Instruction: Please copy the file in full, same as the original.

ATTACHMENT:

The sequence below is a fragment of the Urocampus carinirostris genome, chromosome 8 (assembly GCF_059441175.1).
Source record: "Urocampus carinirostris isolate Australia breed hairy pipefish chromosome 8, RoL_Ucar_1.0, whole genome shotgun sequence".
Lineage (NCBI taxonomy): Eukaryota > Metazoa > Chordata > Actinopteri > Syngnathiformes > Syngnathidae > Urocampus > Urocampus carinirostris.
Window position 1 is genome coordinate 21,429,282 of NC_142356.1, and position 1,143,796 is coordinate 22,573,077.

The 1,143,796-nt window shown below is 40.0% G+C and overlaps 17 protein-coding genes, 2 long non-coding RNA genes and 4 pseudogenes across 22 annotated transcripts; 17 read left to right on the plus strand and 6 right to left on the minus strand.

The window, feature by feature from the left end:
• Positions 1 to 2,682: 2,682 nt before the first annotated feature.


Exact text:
The sequence below is a fragment of the Urocampus carinirostris genome, chromosome 8 (assembly GCF_059441175.1).
Source record: "Urocampus carinirostris isolate Australia breed hairy pipefish chromosome 8, RoL_Ucar_1.0, whole genome shotgun sequence".
Lineage (NCBI taxonomy): Eukaryota > Metazoa > Chordata > Actinopteri > Syngnathiformes > Syngnathidae > Urocampus > Urocampus carinirostris.
Window position 1 is genome coordinate 21,429,282 of NC_142356.1, and position 1,143,796 is coordinate 22,573,077.

The 1,143,796-nt window shown below is 40.0% G+C and overlaps 17 protein-coding genes, 2 long non-coding RNA genes and 4 pseudogenes across 22 annotated transcripts; 17 read left to right on the plus strand and 6 right to left on the minus strand.

The window, feature by feature from the left end:
• Positions 1 to 2,682: 2,682 nt before the first annotated feature.